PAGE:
I think it’s a great investment! Of course, now the other three corners of the garage are crying out for their own makeover. What do you think? Isn’t this a great way to address the mess?
July 22nd, 2012
I love my pet chickens. I don’t always love what they do to my garden.
If you have visited here before, you may know that I’m in the habit of letting the chickens go on walkabout for a few hours in the late afternoon and early evening. This is the time of day they have finished their egg laying chores and are ready for a little bit of exercise and fresh air. Generally, I’m either outside nearby or have the windows open so that I can hear the distinctive alarm that means “Warning! Warning!”
But I can’t always keep an eye on all the hens. They amble here, run there and generally take in the whole front and back yard scampering after bugs, worms, snakes and salamanders. Rarely do they travel in one large pack. They usually amble around in twosies and threesies. Tina Turner is usually off in her own la-la land.
The fence around the potager keeps them out of trouble there. But they can play heck with the rest of the place with their determined scratching, scratching, scratching for bugs. And the Number One Rule of Chicken Foraging is: Dig up anything Robin just planted.
The last straw was when they absolutely destroyed a beautiful new Heuchera ‘Mysteria’ . It was a gorgeous burgundy and pink in full bloom. They scratched it out of existence. Baaaaad chickens!
So, for one of the Lowe’s Creative Ideas projects I decided to build some cloches to protect the newly planted. Lowe’s provided a $100 gift card and let me loose to make something under the heading of “Furniture Fun.”
Now, let me state right up front that I have exactly ZERO experience doing woodworking projects. I have no woodworking power tools except for a drill. I had no pattern to follow. I just had an idea. So, here’s what I came up with.
Don’t laugh too hard. And don’t send me links of your own gorgeous woodworking projects to make me feel even more inept. I don’t think it’s bad at all for someone who never did her own woodworking project in her life. And it works!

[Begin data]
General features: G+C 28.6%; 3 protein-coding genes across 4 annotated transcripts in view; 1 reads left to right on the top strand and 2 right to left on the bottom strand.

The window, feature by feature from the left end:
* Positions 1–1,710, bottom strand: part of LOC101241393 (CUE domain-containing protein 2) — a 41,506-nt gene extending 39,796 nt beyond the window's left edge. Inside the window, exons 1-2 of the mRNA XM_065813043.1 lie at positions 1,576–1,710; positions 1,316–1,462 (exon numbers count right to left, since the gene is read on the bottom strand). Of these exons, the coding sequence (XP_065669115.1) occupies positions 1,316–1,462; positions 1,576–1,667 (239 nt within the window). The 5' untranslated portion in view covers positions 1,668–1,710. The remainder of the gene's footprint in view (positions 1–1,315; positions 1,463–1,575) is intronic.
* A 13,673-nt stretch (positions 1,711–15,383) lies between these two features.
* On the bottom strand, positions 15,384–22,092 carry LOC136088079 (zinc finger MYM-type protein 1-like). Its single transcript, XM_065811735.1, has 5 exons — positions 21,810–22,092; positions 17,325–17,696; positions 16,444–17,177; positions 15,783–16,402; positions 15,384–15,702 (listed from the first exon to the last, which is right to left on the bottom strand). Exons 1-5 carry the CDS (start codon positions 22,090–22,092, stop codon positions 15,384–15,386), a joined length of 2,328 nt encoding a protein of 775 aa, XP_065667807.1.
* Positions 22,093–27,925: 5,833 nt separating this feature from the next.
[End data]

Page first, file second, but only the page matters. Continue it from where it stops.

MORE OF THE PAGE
For the project, I used the following materials and tools:
– Strips of craft wood – Chicken wire – L-brackets of two different sizes—big and less big (I think those are the technical terms) – Power stapler – Wire cutters – Screws – Screwdriver – Metal joint tacks – Hand saw – Hammer – White outdoor deck stain – Paint brush – Sanding pad
I cut strips of the wood and assembled them into squares. I used joint tacks to hold them together and then stapled squares of the chicken wire. I topped that assemblage with another assembled wood square. I attached the squares together using L-brackets and then painted the whole contraption—I mean cloche.
I will be making more cloches of different sizes. For the next cloche I will paint the wood strips before assembling the squares so that the naked wood isn’t showing between the sandwiched-together squares. It will also help to protect the cloche out in the rain. I think I’ll also investigate some of the classes that Lowe’s offers from time to time to see if I can get some real help learning more woodworking skills.
My first Lowe’s Creative Ideas project—a concrete planter—is here.
Check back here throughout the next few months, because there are more projects, giveaways and other bloggers’ projects to explore.
Lowe’s has some pretty cool Pinterest boards too. Go check them out.